Asking/requiring a bidder to leave the auction
A bidder is jawing, talking about other auctions to distract bidders or is otherwise causing a commotion at your auction? Can you ask/require this bidder to leave? The answer is, “yes, you can.”
This question is almost the same question we answered in 2017 when we wrote about denying a bidder from participating in an auction event. That treatise is here: https://mikebrandlyauctioneer.wordpress.com/2017/09/18/can-an-auctioneerseller-deny-someone-from-attending-their-auction/
First, for an auctioneer wanting to ask a bidder to leave an event, such request/demand must generally be made in concert with the seller’s knowledge and consent. Secondly, it is highly advisable that the auctioneer/seller treat all bidders in an fair, equitable manner except — of course — for price.
There have been a few court cases involving a bidder being denied from participating and it’s not that different from a bidder being asked to leave. It’s a very good idea to document any such action and keep filed if needed down the road.
Too, besides expressed authority in the seller/auctioneer contract, there are implied authorities as well. One such duty is to care for the seller’s property and position by taking prudent steps to maximize proceeds and avoid actions by bidders to interfere with that directive.
Some claim, “Well, it’s a ‘public auction’ so it’s by definition ‘open to the public.'”While most all auctions are open to the public, the term “public auction” doesn’t mean we as auctioneers can’t deny nor remove (ban) bidders from such events:https://mikebrandlyauctioneer.wordpress.com/2013/03/27/what-exactly-is-a-public-auction/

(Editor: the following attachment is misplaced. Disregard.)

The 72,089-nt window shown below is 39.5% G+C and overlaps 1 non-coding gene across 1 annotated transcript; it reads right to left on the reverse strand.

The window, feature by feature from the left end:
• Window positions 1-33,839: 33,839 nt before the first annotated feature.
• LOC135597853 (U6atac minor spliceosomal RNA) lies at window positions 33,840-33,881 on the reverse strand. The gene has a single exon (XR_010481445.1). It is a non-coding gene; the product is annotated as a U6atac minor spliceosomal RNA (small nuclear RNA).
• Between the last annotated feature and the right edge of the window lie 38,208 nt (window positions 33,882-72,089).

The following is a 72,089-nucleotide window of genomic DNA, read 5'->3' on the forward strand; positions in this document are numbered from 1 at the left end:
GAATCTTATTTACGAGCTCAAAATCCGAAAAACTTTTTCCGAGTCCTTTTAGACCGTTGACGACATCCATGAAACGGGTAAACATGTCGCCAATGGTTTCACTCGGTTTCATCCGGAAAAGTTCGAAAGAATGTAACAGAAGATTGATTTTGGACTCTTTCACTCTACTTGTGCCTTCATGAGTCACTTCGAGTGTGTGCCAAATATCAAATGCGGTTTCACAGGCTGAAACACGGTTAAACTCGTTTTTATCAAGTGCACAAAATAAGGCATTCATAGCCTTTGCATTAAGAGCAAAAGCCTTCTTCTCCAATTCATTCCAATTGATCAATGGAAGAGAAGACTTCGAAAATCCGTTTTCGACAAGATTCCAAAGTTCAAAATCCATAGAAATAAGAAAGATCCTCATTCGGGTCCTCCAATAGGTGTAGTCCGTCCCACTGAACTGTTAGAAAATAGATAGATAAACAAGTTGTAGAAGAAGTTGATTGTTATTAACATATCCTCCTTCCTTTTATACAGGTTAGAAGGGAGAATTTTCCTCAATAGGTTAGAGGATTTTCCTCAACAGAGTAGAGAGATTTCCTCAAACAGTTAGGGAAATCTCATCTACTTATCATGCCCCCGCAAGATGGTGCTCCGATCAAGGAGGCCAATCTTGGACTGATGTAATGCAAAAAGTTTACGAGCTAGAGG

Lastly, for auctioneers wishing to ban or remove bidders from auction events, it is important to weigh the costs of their participation with the possible benefits of such. A bidder increasing the seller’s net proceeds by 10% but causing some disturbance should be removed? Probably not.
Removal or banning would almost require that such ruckus would (will) cost the seller more than the possible benefit. This requires of course a projection or “best guess” of the future costs and benefits. The more experienced the auctioneer, the more he or she can call on experience to predict the future.
Can an auctioneer ask or require a bidder to leave an auction? Indeed bidders can be asked to leave, but such decision should be couched with a good estimation of the cost/benefits of such action.
Mike Brandly, Auctioneer, CAI, CAS, AARE has been an auctioneer and certified appraiser for over 30 years. His company’s auctions are located at: Mike Brandly, Auctioneer, RES Auction Services and Goodwill Columbus Car Auction. He serves as Distinguished Faculty at Hondros College, Executive Director of The Ohio Auction School, an Instructor at the National Auctioneers Association’s Designation Academy and America’s Auction Academy. He is faculty at the Certified Auctioneers Institute held at Indiana University and is approved by the The Supreme Court of Ohio for attorney education.